Comparing Dates

Warning: Comparing dates can make you rip your hair out. The difference of two dates provides a difficult task because the people who made our time structure obviously did not care to consider the future programmers that have to deal with it every day. Using MySQL, the task is much easier if you know a few MySQL Functions like “DATEDIFF” and “TIMESTAMPDIFF”. The idea is that the MySQL functions do all of the hard work and you just input the particular values into the function. In this tutorial, we will compare 2 dates and output the dates in the difference of days and the difference of seconds.

MySQL DATEDIFF Function

Example

The DATEDIFF function is not as robust as it appears. We provided the trailing “*24*60*60” to convert the returned value into seconds. In the next example you will see why I have done this and why the TIMESTAMPDIFF is much more accurate. The DATEDIFF can be deceiving when I put in full date times, but I do not want to confuse you. The DATEDIFF could not care less about the time string (ex: “10:59:10”), in fact you should remove them to remind yourself of the difference. MySQL looks at our 2 dates and when it compares them it sees that we have the same year and month. However, the days are different so it subtracts the second date’s day from the first date’s day (17-14), which gives us 3. Now, 3*24*60*60 = 259200 like any good mathematician would tell you. That number is the difference of days in seconds, but not the difference of seconds between the two datetimes. The TIMESTAMPDIFF on the other hand can do a datetime second comparison:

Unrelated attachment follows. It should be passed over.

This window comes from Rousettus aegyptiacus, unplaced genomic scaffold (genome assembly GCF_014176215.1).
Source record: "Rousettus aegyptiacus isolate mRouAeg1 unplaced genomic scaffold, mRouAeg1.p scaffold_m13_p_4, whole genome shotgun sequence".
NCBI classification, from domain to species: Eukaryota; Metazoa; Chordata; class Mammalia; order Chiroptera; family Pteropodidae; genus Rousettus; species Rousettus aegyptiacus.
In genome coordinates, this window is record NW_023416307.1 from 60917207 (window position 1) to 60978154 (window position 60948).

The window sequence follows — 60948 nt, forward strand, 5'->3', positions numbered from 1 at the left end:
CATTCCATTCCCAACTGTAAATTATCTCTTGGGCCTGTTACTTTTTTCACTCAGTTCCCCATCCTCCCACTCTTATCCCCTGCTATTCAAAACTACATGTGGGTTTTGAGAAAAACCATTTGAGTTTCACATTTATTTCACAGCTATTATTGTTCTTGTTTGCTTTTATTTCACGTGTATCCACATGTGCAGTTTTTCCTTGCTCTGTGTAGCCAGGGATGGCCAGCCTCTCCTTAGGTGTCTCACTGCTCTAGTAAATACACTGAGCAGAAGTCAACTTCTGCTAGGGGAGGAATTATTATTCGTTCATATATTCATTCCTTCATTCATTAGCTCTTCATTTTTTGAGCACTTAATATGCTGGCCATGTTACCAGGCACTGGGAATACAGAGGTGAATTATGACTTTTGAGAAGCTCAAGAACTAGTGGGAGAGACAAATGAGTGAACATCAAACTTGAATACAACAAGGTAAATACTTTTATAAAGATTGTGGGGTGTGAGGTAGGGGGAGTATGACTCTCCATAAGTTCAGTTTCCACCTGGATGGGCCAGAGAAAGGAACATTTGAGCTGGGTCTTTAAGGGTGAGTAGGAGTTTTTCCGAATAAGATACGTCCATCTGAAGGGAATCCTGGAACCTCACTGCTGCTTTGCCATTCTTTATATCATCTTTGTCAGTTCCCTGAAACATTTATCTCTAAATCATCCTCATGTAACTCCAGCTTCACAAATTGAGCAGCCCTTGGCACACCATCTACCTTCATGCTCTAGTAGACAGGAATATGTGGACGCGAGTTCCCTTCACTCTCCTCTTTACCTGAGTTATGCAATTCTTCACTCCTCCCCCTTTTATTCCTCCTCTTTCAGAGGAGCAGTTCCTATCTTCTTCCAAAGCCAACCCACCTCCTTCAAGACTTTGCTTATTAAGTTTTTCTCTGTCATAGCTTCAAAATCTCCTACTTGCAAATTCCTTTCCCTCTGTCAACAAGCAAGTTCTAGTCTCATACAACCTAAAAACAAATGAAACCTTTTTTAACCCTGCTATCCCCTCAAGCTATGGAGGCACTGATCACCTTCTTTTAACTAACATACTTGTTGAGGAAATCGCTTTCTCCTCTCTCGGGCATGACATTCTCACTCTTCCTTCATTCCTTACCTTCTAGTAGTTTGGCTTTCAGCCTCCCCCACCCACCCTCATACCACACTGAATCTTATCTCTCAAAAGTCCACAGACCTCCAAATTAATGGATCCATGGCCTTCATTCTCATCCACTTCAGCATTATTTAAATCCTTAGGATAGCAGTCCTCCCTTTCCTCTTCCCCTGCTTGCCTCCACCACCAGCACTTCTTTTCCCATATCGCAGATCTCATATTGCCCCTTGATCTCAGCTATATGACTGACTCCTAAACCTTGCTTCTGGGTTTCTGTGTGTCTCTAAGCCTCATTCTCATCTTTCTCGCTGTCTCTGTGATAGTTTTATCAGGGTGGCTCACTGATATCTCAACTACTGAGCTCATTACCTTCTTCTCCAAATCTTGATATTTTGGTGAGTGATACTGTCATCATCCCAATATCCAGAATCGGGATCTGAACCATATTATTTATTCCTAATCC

MySQL TIMESTAMPDIFF Function

Example

The result, 262284, is the real seconds between the two dates. Of course, raw seconds makes it more difficult to compute days, weeks, or even years, but you will have a more accurate answer if you put in the work. The extra work is the very reason why you see many DATEDIFFs being used when TIMESTAMPDIFF should be used.

You should definitely see the difference between the arguments of DATEDIFF vs TIMESTAMPDIFF as they are opposite. I know I was a little sneaky flipping them without telling you, but the comparison is reversed between the functions. I have no idea why they are reversed, but the creators of MySQL must have felt it was important. Personally, I like the order of the DATEDIFF’s arguments as difference is the first number subtracted from the second, but who I am to judge?

I hope this helps clear up how to compare dates accurately in MySQL.

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